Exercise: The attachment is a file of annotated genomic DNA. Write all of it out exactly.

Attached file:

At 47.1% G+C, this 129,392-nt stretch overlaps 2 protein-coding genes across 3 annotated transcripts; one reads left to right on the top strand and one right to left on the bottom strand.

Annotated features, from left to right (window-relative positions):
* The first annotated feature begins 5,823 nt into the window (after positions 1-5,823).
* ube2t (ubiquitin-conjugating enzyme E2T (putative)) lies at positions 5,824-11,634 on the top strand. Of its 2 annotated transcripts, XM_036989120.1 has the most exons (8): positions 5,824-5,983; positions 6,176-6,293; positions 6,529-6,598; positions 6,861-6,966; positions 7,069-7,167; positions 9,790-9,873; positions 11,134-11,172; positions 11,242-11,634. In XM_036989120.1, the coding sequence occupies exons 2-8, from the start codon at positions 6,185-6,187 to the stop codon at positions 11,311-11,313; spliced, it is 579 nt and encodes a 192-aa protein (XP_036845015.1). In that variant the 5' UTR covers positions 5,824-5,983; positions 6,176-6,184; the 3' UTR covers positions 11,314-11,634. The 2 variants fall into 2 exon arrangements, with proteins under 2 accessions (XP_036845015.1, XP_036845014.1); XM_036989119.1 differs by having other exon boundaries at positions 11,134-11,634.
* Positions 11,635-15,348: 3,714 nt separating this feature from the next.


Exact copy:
At 47.1% G+C, this 129,392-nt stretch overlaps 2 protein-coding genes across 3 annotated transcripts; one reads left to right on the top strand and one right to left on the bottom strand.

Annotated features, from left to right (window-relative positions):
* The first annotated feature begins 5,823 nt into the window (after positions 1-5,823).
* ube2t (ubiquitin-conjugating enzyme E2T (putative)) lies at positions 5,824-11,634 on the top strand. Of its 2 annotated transcripts, XM_036989120.1 has the most exons (8): positions 5,824-5,983; positions 6,176-6,293; positions 6,529-6,598; positions 6,861-6,966; positions 7,069-7,167; positions 9,790-9,873; positions 11,134-11,172; positions 11,242-11,634. In XM_036989120.1, the coding sequence occupies exons 2-8, from the start codon at positions 6,185-6,187 to the stop codon at positions 11,311-11,313; spliced, it is 579 nt and encodes a 192-aa protein (XP_036845015.1). In that variant the 5' UTR covers positions 5,824-5,983; positions 6,176-6,184; the 3' UTR covers positions 11,314-11,634. The 2 variants fall into 2 exon arrangements, with proteins under 2 accessions (XP_036845015.1, XP_036845014.1); XM_036989119.1 differs by having other exon boundaries at positions 11,134-11,634.
* Positions 11,635-15,348: 3,714 nt separating this feature from the next.